Corneal epithelial wound healing is a seemingly simplistic process that in reality is quite complex depending on the circumstances: the proliferation, migration, and adhesion of epithelial cells occur differently under various conditions of inflammation, infection, and underlying stromal processes. As such, therapies to heal traumatic corneal abrasions, planned corneal epithelial defects such as postphotorefractive keratectomy (PRK), and persistent epithelial defects (PED) may require addressing different mechanisms. Because of the possible consequences of epithelial defects, such as infection, scarring, corneal melting, and even perforation, all potentially leading to loss of vision, interest in healing corneal epithelial defects is high.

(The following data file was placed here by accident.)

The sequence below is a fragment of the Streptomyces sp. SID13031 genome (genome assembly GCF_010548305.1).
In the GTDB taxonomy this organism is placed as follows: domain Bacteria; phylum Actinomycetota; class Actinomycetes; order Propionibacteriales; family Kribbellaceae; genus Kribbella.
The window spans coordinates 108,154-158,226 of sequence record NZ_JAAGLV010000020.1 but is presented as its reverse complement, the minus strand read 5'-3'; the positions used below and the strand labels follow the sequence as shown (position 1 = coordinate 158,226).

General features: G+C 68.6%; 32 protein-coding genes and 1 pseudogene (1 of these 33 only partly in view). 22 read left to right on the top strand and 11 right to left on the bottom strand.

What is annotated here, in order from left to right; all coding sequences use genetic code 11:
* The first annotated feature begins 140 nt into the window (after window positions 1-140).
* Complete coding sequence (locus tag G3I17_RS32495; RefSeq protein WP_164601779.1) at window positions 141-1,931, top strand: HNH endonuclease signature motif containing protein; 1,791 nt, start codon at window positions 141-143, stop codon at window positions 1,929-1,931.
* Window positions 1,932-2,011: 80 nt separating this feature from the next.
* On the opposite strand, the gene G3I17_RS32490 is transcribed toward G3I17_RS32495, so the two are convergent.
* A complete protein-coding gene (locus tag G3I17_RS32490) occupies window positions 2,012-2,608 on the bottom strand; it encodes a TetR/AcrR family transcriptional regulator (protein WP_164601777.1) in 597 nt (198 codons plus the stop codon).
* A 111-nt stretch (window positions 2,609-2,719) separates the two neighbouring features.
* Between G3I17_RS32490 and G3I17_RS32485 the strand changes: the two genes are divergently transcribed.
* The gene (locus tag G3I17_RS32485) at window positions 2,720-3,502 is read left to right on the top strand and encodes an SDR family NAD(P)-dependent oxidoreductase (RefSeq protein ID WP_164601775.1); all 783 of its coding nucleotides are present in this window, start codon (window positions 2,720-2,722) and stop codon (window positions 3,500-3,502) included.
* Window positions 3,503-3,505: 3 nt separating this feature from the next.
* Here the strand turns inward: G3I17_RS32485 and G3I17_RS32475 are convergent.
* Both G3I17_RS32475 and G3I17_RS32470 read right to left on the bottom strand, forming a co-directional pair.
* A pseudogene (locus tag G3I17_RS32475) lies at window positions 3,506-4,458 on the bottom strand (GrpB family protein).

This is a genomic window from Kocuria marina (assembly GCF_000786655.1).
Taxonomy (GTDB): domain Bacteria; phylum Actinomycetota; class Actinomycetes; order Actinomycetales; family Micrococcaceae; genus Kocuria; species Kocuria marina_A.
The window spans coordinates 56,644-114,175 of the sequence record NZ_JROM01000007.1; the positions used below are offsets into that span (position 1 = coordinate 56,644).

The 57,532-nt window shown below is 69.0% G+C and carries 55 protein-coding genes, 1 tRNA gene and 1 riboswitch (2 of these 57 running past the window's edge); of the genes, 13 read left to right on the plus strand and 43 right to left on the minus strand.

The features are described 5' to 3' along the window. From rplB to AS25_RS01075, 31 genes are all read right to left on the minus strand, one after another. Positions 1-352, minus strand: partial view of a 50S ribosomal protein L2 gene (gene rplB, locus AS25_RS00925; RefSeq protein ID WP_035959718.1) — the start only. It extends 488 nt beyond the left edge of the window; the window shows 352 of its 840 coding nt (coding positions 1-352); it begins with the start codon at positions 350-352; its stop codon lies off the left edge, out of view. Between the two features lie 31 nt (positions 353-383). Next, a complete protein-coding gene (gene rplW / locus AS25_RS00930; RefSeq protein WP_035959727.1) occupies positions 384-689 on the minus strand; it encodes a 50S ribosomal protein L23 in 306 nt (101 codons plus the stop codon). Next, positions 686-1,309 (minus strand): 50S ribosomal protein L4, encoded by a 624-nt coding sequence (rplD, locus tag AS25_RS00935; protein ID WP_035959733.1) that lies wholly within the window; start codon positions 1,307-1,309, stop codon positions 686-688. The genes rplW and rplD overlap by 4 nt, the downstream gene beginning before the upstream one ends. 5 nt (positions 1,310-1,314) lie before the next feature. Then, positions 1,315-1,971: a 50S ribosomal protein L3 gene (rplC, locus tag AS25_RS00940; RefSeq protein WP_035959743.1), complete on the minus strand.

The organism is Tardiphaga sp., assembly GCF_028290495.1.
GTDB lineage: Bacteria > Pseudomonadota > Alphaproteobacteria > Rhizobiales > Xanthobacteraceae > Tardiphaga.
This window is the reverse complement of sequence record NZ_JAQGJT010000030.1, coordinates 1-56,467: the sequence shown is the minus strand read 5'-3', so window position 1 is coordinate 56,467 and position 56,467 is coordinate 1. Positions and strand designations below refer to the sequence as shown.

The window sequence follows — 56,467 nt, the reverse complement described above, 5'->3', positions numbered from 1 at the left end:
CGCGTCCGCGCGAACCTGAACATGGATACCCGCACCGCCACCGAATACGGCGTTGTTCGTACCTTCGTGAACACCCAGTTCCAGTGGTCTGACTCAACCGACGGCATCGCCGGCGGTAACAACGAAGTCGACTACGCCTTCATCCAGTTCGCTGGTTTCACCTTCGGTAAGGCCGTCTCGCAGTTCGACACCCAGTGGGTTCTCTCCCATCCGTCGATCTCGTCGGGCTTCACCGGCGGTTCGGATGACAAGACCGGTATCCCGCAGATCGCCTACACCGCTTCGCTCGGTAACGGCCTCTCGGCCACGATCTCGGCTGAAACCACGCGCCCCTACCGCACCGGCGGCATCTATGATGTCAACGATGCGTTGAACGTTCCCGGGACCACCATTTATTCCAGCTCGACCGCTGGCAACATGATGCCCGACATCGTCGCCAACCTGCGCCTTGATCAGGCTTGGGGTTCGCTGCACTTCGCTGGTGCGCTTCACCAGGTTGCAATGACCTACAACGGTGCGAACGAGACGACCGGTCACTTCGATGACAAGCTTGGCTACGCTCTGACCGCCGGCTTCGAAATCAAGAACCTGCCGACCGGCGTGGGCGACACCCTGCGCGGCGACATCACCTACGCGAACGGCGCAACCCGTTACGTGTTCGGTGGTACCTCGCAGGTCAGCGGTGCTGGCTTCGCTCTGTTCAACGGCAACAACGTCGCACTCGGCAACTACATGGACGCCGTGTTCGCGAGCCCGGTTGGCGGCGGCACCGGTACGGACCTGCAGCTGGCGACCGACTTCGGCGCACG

Jeng BH. Abrasions, Planned Defects, and Persistent Epithelial Defects in Corneal Epithelial Wound Healing. JAMA Ophthalmol. 2016;134(10):1176–1177. doi:10.1001/jamaophthalmol.2016.3086
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